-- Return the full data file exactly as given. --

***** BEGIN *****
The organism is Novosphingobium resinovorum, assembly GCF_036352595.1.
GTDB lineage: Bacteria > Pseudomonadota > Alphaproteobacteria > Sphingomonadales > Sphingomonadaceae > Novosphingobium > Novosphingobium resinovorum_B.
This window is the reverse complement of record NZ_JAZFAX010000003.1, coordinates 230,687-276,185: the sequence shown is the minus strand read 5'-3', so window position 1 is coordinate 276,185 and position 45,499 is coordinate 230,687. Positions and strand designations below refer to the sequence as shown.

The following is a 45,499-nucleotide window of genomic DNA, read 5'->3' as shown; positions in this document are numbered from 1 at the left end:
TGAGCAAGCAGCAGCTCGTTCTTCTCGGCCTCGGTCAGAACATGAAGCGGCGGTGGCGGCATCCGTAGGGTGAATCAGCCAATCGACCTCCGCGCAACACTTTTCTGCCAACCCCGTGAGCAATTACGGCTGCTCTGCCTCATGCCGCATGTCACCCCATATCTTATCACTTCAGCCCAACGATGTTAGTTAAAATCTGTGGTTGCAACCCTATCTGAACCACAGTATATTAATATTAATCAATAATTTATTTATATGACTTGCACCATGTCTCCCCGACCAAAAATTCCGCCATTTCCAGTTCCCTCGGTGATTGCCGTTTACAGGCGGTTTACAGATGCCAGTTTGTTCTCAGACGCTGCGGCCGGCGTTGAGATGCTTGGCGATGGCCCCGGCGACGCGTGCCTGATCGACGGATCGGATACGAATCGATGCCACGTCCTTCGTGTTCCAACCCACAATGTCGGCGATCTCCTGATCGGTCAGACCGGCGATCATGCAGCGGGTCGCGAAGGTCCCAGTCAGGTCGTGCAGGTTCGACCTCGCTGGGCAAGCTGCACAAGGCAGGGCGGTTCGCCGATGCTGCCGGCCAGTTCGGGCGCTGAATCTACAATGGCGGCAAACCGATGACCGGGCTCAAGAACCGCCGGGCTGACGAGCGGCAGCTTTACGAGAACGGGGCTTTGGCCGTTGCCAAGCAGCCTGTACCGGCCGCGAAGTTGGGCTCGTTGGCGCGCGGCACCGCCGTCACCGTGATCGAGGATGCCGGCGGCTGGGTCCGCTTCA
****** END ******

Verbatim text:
The organism is Novosphingobium resinovorum, assembly GCF_036352595.1.
GTDB lineage: Bacteria > Pseudomonadota > Alphaproteobacteria > Sphingomonadales > Sphingomonadaceae > Novosphingobium > Novosphingobium resinovorum_B.
This window is the reverse complement of record NZ_JAZFAX010000003.1, coordinates 230,687-276,185: the sequence shown is the minus strand read 5'-3', so window position 1 is coordinate 276,185 and position 45,499 is coordinate 230,687. Positions and strand designations below refer to the sequence as shown.

The following is a 45,499-nucleotide window of genomic DNA, read 5'->3' as shown; positions in this document are numbered from 1 at the left end:
TGAGCAAGCAGCAGCTCGTTCTTCTCGGCCTCGGTCAGAACATGAAGCGGCGGTGGCGGCATCCGTAGGGTGAATCAGCCAATCGACCTCCGCGCAACACTTTTCTGCCAACCCCGTGAGCAATTACGGCTGCTCTGCCTCATGCCGCATGTCACCCCATATCTTATCACTTCAGCCCAACGATGTTAGTTAAAATCTGTGGTTGCAACCCTATCTGAACCACAGTATATTAATATTAATCAATAATTTATTTATATGACTTGCACCATGTCTCCCCGACCAAAAATTCCGCCATTTCCAGTTCCCTCGGTGATTGCCGTTTACAGGCGGTTTACAGATGCCAGTTTGTTCTCAGACGCTGCGGCCGGCGTTGAGATGCTTGGCGATGGCCCCGGCGACGCGTGCCTGATCGACGGATCGGATACGAATCGATGCCACGTCCTTCGTGTTCCAACCCACAATGTCGGCGATCTCCTGATCGGTCAGACCGGCGATCATGCAGCGGGTCGCGAAGGTCCCAGTCAGGTCGTGCAGGTTCGACCTCGCTGGGCAAGCTGCACAAGGCAGGGCGGTTCGCCGATGCTGCCGGCCAGTTCGGGCGCTGAATCTACAATGGCGGCAAACCGATGACCGGGCTCAAGAACCGCCGGGCTGACGAGCGGCAGCTTTACGAGAACGGGGCTTTGGCCGTTGCCAAGCAGCCTGTACCGGCCGCGAAGTTGGGCTCGTTGGCGCGCGGCACCGCCGTCACCGTGATCGAGGATGCCGGCGGCTGGGTCCGCTTCA